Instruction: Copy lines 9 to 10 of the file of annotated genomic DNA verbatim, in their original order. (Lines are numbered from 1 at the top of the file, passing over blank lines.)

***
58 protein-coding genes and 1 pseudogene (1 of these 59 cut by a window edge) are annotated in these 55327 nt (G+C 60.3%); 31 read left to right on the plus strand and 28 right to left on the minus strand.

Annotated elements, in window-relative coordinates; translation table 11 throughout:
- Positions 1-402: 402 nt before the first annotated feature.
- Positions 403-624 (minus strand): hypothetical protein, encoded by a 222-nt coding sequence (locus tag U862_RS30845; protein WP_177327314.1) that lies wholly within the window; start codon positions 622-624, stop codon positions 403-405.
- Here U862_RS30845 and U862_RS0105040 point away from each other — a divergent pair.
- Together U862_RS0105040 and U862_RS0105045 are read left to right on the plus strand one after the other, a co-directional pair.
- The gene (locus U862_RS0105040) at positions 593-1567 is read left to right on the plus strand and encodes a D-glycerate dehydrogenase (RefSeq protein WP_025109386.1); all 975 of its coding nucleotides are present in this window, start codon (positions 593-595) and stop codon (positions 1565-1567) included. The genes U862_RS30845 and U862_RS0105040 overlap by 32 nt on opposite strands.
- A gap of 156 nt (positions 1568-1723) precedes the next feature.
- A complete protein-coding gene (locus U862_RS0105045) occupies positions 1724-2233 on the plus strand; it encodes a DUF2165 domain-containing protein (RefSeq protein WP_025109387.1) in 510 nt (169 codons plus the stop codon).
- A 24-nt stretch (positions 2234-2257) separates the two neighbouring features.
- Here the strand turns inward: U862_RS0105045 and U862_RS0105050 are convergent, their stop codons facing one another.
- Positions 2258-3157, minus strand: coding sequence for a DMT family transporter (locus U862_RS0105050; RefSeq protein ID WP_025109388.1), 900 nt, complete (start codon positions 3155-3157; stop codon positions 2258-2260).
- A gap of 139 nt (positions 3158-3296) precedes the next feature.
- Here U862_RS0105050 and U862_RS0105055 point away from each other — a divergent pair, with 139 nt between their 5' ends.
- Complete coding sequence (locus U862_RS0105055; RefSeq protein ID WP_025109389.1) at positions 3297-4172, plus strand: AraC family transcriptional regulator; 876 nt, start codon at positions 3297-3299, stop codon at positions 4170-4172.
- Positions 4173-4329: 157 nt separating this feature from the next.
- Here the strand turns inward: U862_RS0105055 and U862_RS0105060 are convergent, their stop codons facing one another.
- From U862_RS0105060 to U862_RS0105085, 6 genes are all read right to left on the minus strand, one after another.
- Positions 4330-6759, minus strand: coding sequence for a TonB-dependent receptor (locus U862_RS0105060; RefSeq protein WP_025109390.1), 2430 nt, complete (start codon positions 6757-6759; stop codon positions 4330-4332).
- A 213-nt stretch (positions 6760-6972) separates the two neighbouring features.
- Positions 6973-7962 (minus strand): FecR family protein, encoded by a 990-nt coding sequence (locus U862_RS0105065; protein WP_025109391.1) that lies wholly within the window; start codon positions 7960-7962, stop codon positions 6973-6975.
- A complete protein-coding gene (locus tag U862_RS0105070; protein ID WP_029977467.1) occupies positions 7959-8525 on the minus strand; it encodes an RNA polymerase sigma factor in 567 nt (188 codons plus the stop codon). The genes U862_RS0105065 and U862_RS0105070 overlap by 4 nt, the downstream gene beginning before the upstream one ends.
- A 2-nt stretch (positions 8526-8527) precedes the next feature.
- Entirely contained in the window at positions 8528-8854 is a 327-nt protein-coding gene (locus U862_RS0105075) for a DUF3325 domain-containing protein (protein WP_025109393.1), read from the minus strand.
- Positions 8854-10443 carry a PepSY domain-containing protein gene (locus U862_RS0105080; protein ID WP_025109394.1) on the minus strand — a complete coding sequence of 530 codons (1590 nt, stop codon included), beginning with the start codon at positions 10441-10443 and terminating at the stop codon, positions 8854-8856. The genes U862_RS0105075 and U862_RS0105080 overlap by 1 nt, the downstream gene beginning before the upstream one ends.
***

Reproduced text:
- A complete protein-coding gene (locus U862_RS0105045) occupies positions 1724-2233 on the plus strand; it encodes a DUF2165 domain-containing protein (RefSeq protein WP_025109387.1) in 510 nt (169 codons plus the stop codon).
- A 24-nt stretch (positions 2234-2257) separates the two neighbouring features.